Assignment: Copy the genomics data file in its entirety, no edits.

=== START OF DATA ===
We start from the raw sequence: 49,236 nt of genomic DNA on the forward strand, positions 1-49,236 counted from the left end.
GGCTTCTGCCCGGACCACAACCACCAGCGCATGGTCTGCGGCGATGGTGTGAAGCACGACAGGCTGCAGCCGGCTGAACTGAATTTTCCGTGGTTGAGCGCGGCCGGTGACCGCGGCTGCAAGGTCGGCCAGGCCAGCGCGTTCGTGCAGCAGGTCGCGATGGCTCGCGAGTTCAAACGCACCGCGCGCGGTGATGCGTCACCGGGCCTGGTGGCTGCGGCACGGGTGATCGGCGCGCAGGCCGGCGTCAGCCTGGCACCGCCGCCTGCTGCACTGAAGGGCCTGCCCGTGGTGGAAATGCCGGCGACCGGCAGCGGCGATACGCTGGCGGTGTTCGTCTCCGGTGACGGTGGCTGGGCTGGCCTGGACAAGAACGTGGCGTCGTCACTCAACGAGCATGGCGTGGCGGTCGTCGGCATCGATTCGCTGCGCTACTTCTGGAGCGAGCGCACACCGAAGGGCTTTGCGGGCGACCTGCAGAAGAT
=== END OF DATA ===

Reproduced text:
We start from the raw sequence: 49,236 nt of genomic DNA on the forward strand, positions 1-49,236 counted from the left end.
GGCTTCTGCCCGGACCACAACCACCAGCGCATGGTCTGCGGCGATGGTGTGAAGCACGACAGGCTGCAGCCGGCTGAACTGAATTTTCCGTGGTTGAGCGCGGCCGGTGACCGCGGCTGCAAGGTCGGCCAGGCCAGCGCGTTCGTGCAGCAGGTCGCGATGGCTCGCGAGTTCAAACGCACCGCGCGCGGTGATGCGTCACCGGGCCTGGTGGCTGCGGCACGGGTGATCGGCGCGCAGGCCGGCGTCAGCCTGGCACCGCCGCCTGCTGCACTGAAGGGCCTGCCCGTGGTGGAAATGCCGGCGACCGGCAGCGGCGATACGCTGGCGGTGTTCGTCTCCGGTGACGGTGGCTGGGCTGGCCTGGACAAGAACGTGGCGTCGTCACTCAACGAGCATGGCGTGGCGGTCGTCGGCATCGATTCGCTGCGCTACTTCTGGAGCGAGCGCACACCGAAGGGCTTTGCGGGCGACCTGCAGAAGAT